Zombie in My Pocket – Let’s Play

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Are zombies passe yet? Yes, they are. Some time ago, this game captured my imagination, and apparently I kept a short log of one play-through. I found it, sitting in my drafts, dating waaaaay back to 2008. I chopped up some old photos I took and put a wrap on it. This is me, playing the free-to-print solo game Zombie In My Pocket.

With a few small decks of cards and a notepad, you role-play an intrepid adventurer trying to stop a zombie uprising by locating and burying an idol in a randomly-generated, besieged house. You must do this by midnight. It’s a roguelike in pocket format.

You do this by laying down square tiles, each representing a room in the house. Each turn, 10 minutes in game-time passes, and an event happens by drawing a card. You might find a weapon, you might fight some zombies, or you can take a moment to rest and gain some health back. In all, you have 18 turns to finish the game.

In my experience, it was a pretty well-balanced game, giving you maybe 40%-60% odds of winning each time, with room for tactical choices. A really nicely-designed gem, and free, to boot. Read, and enjoy the purple prose.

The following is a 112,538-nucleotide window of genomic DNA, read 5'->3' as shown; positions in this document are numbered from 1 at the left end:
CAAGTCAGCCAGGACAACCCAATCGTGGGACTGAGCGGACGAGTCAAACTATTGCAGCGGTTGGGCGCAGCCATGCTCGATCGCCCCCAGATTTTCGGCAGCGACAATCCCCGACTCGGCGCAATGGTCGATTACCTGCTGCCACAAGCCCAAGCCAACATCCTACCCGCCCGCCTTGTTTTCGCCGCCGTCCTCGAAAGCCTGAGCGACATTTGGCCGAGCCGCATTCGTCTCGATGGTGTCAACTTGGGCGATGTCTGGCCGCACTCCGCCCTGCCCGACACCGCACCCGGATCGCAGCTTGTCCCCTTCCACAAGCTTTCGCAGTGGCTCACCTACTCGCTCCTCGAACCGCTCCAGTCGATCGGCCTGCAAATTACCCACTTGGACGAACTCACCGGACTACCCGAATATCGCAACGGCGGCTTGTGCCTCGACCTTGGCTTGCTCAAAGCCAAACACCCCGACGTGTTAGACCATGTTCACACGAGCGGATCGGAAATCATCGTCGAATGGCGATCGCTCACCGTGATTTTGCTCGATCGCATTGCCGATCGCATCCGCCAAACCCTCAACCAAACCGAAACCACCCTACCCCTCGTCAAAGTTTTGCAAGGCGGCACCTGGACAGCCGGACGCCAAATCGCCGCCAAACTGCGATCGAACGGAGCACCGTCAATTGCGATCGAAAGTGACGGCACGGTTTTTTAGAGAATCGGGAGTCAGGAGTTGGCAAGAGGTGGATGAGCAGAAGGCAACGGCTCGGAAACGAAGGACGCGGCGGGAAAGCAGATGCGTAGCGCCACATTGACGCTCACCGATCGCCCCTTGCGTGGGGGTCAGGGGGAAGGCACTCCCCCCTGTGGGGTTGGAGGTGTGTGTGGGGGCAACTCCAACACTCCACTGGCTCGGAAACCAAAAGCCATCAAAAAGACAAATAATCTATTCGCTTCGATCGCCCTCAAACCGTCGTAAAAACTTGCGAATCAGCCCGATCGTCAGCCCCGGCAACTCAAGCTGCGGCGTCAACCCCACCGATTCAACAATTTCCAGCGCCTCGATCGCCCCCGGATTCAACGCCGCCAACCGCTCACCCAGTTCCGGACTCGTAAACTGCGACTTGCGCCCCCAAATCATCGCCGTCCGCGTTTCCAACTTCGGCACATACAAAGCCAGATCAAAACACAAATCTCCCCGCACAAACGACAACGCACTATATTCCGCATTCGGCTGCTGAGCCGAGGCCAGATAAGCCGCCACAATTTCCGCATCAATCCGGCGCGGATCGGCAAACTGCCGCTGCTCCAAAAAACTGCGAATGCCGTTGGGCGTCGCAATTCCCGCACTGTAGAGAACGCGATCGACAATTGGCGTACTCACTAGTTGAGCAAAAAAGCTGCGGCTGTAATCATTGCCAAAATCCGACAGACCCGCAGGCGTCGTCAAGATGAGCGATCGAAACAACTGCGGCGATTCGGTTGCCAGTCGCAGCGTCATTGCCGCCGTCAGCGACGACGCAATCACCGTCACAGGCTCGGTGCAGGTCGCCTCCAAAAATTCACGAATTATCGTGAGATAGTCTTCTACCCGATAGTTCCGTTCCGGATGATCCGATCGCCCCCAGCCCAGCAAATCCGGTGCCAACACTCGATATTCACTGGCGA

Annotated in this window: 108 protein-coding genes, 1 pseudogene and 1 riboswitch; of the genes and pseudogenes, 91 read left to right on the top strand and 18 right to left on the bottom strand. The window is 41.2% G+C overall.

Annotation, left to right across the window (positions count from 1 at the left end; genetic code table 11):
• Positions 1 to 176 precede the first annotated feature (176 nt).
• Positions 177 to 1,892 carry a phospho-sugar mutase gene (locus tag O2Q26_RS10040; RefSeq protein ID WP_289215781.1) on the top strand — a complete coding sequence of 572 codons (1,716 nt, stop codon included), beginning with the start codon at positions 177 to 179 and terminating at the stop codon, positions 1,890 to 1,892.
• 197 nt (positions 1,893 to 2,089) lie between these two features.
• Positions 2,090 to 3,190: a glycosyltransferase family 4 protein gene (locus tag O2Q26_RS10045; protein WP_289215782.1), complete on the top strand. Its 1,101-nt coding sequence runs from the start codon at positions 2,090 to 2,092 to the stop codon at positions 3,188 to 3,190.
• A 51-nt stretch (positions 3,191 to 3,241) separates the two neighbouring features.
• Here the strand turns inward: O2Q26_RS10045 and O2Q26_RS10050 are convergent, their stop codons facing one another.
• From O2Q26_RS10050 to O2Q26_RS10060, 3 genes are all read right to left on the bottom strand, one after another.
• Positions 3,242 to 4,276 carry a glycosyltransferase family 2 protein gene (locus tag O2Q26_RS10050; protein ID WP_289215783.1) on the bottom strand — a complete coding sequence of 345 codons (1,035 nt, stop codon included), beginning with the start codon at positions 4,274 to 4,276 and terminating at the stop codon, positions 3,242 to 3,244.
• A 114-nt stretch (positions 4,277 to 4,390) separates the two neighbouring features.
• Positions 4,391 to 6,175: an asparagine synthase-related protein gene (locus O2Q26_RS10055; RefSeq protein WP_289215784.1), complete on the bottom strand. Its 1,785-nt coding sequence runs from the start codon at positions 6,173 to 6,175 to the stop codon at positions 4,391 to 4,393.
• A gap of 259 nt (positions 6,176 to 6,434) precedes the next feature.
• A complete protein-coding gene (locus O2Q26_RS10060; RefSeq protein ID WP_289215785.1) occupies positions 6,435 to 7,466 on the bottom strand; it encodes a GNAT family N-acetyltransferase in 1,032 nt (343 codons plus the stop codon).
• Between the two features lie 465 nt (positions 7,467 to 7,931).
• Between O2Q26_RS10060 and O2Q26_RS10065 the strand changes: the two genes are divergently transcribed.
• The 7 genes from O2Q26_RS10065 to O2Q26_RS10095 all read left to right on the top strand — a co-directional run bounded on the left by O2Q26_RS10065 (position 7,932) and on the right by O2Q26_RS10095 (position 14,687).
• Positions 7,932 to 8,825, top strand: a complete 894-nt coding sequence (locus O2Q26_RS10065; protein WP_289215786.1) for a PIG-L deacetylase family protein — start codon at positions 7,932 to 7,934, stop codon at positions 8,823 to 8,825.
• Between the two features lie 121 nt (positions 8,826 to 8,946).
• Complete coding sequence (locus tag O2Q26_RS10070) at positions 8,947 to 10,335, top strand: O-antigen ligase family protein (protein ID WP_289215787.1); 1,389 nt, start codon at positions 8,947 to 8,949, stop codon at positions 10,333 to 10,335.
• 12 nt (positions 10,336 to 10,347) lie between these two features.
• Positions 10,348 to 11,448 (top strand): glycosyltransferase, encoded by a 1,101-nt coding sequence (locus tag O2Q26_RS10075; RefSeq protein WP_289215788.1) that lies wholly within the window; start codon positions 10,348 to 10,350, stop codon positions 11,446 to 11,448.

Three Hours to Midnight

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9:00pm – At the center of the terror lies a house. Continue reading

A Few IL-2 Shots (New 4.09m patch plus HSX update)

Here are a few shots from IL-2 I took yesterday. The 4.09 patch adds some new aircraft and three or four new maps. Nice. If I’m not mistaken, there’s also a pretty nice new feature in the radio menu: you can now radio for refuel, repair, and reloading of ammo. Does this mean once you run out of ammo, you can go home, pack it up, then go back out into the fight?

The new HSX update is a massive improvement over the AAA package. Mods are compressed, so now the whole thing loads a lot faster. The sounds are really improved. I could hear a lot more detail in what my P-51 engine was doing, whether I was flying level, making tight turns, or pushing past 100% throttle. The sounds are a lot crunchier now, a lot less generic. I noticed that when I let my landing gear down, I actually heard a lot of bass, like something was actually opening up right below me instead of thirty feet away. Lots of nice little touches.

There’s also a significant upgrade in the visuals if you can handle them, esp. with land graphics. Depending on how anal flight sim types are (and they are an anal bunch indeed), there are probably numerous modifications I will never notice.

A few pictures. (Click for full.)

I'm still a crap gunner, but a quick flop on my back at the last moment clipped the rudder and left elevator off of my opponent here (set to rookie, of course).
When I'm not playing with friends, I can take my time landing and usually survive. I still overshoot the runway most of the time, though.

Dave Simon tears into Old and New Journalism